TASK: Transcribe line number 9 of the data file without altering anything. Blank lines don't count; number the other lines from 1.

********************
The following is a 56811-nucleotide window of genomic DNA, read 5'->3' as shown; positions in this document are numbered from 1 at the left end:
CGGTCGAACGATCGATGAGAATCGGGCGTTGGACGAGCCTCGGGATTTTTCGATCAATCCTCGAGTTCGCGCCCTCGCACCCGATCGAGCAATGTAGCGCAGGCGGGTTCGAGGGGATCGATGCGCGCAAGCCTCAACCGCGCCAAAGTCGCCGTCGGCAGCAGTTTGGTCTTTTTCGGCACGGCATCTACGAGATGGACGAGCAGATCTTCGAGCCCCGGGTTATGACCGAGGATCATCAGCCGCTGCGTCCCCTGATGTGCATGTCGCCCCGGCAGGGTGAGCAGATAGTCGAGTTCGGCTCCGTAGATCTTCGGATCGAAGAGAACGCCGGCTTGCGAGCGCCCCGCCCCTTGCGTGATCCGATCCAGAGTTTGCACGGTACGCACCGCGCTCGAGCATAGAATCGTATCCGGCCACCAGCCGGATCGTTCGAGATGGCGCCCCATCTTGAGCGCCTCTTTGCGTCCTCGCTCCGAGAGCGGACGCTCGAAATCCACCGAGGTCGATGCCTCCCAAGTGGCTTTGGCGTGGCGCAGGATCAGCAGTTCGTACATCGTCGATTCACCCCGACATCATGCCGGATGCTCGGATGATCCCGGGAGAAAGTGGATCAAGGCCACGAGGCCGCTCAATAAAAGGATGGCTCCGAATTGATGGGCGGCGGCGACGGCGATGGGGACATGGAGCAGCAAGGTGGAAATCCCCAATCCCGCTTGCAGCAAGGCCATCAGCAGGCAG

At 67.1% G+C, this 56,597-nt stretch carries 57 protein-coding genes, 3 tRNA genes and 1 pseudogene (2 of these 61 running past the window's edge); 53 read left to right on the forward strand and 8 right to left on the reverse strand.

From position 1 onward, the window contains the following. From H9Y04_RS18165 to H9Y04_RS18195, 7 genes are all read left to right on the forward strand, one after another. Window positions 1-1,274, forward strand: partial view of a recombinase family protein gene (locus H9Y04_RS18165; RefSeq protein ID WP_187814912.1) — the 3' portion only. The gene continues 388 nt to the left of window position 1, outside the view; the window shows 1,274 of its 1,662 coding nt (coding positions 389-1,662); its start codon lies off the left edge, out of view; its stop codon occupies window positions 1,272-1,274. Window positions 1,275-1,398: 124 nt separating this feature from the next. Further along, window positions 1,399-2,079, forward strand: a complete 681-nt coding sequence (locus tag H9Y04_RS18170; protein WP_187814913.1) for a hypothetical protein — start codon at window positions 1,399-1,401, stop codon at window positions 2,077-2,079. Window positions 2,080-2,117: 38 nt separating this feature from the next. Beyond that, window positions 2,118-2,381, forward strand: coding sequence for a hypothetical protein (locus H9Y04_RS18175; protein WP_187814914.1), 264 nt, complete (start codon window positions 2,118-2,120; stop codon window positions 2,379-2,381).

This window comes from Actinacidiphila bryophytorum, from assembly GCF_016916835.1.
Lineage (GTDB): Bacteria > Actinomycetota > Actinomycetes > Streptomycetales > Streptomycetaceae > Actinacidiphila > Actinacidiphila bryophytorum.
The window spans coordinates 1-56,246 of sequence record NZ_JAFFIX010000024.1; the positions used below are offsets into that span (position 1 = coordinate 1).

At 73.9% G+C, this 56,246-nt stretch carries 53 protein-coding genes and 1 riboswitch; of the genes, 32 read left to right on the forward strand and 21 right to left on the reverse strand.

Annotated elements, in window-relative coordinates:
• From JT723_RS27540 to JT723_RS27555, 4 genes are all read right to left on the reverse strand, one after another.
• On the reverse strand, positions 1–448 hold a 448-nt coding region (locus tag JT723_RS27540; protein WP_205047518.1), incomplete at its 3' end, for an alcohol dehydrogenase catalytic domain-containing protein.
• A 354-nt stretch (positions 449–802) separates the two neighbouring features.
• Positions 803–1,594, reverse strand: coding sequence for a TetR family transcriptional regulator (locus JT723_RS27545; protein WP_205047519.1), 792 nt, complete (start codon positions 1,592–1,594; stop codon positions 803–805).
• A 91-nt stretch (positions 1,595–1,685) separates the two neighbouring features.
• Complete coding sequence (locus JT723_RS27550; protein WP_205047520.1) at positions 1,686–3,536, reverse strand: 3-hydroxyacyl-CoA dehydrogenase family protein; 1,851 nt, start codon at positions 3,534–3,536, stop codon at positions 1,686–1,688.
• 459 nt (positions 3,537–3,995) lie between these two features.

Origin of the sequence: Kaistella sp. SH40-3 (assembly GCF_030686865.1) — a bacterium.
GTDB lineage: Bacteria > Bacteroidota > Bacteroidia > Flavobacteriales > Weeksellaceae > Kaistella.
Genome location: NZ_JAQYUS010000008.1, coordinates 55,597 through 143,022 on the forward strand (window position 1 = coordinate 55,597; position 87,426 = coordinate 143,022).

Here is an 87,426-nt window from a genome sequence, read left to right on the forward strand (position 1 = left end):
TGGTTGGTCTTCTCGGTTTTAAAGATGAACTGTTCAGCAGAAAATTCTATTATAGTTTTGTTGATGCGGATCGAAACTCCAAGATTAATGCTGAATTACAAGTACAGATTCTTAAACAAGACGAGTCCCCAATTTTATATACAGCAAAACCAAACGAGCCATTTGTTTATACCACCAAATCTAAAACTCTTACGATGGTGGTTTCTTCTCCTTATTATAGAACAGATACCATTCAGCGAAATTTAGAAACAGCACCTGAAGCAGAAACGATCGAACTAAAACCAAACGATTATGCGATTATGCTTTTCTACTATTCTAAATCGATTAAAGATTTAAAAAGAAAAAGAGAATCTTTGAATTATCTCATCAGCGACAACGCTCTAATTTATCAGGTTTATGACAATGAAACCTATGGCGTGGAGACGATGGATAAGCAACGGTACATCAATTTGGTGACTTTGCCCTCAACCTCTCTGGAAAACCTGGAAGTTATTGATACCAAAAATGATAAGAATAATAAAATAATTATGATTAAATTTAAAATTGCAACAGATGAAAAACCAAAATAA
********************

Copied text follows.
Annotated elements, in window-relative coordinates: